Welcome to Fly fishing and Fly Tying magazine's website, once you register, you'll gain access to the Blogs, Forum and Shop.

If you cannot register successfully, contact us.

Member Login

Lost your password?

Search This Site

The weather outside is frightful

Hurricane Abigail brings about some of the worst fishing weather Mark Bowler has ever experienced.

The perfect November grayling venue…until Storm Abigail arrived.
The perfect November grayling venue…until Storm Abigail arrived.

I’ve fished in some pretty awful conditions.

The skiff in the Bahamas visibly filling up with rain whilst we endured the downpour of all downpours. It was like fishing in a power-shower with the plug in the shower tray. I thought we might sink.

Then there was the gale on Lough Conn. As we ran home, the breakers were three feet above the transom, engine roaring as the boat surfed on the wave. My boatman tried to reassure me, saying he’d “had a good life…”

The icy, early season easterly blast I endured on the Leicestershire bank of Eyebrook when I was a beginner and full of youthful enthusiasm, and had Bob Church’s words “fish into the wind” ringing in my ears. I was casting into water churned up so much it looked like mulligatawny soup, and – unsurprisingly – had the whole of the bank to myself…with about 1,000 other anglers dotted along the far, sheltered bank.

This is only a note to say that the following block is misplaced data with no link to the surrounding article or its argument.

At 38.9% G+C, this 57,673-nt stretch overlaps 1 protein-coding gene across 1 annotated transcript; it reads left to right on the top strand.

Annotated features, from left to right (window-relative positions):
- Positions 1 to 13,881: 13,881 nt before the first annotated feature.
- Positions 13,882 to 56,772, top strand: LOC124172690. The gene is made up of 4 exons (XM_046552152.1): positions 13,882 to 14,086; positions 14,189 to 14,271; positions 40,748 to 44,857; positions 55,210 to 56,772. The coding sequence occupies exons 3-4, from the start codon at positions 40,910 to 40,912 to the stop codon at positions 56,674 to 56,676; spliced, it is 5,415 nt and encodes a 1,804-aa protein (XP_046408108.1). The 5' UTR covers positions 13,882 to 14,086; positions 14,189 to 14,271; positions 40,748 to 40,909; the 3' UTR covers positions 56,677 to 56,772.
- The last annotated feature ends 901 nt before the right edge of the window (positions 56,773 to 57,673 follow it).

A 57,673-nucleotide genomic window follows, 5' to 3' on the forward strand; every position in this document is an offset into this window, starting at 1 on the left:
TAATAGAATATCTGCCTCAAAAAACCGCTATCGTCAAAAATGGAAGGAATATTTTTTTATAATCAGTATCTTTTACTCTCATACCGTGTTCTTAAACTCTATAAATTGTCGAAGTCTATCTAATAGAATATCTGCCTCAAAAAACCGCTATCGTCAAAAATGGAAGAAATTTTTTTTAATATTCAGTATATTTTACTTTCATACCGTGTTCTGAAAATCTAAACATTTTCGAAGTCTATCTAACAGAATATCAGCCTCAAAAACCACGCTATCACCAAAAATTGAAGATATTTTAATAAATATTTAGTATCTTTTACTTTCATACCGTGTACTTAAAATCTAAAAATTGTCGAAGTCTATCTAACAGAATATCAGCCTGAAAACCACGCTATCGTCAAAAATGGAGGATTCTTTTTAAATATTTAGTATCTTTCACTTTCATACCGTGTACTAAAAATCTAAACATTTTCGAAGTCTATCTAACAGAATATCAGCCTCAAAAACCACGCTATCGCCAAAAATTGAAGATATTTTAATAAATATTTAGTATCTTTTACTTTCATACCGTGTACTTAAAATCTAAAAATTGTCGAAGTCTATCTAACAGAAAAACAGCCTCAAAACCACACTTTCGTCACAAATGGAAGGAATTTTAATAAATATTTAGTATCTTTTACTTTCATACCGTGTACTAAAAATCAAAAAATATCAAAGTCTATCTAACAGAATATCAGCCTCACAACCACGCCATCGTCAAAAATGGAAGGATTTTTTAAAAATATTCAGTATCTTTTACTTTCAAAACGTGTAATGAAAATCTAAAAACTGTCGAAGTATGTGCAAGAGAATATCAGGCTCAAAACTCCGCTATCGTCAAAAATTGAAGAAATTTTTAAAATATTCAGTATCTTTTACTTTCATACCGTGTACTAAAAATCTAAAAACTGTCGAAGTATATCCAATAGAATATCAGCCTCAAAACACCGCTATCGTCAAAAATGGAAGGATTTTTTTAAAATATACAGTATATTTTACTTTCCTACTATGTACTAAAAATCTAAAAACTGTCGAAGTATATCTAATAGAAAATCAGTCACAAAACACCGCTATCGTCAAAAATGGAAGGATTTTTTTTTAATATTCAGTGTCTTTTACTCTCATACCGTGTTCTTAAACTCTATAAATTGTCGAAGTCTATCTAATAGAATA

Another opening day, I hooked a salmon kelt, but my line had frozen solidly into the upper rings of the rod. I had to play and land the fish on a ‘fixed line’ by walking to and from the river bank. When the fish was beached, I was in a wood 25 yards away.

However, my last trip, a Sunday spent grayling fishing on the Annan, took the biscuit. The earlier part of the week had been mild, and I’d pin-pointed a few spots where grayling – good ones – had been delicately sipping olives from a shrinking, warm river. It was the perfect November grayling venue…until Storm Abigail arrived.

I got out of the car and struggled into my waterproofs and waders before I got damp in the heavy rain. My dry flies were put away when I saw the river – high and rising fast. Now I’d be looking to search out slacker water with a heavy nymph. The wind was whipping a confetti of leaves around us. Abigail was doing her best to strip Dumfries-shire’s trees in one, autumnal blow…and dump them in the Annan. I have never seen so many leaves in a river. I have never caught so many leaves.

I tried to get in behind a high bank, to get out of the wind, but here it swirled and gusted with venom. Twice I was nearly blown off my feet. Whilst wading.

It was almost impossible to cast. And when I did, if I mended line, the wind caught it and blew my line and flies out of the water, depositing them directly downstream. Did I tell you it was raining? Heavily. Driving. Incessantly.

It’s not often I pack up early, but the lure of tea, cake and a warm kitchen kicked in after approximately an hour.

As I sat steaming gently by the Aga, I contemplated my day’s sport, and decided that rowing across the Atlantic might be more fun.

Existing comments

Leave your comment below

You must first login or register to leave comments

Back to top

Search the site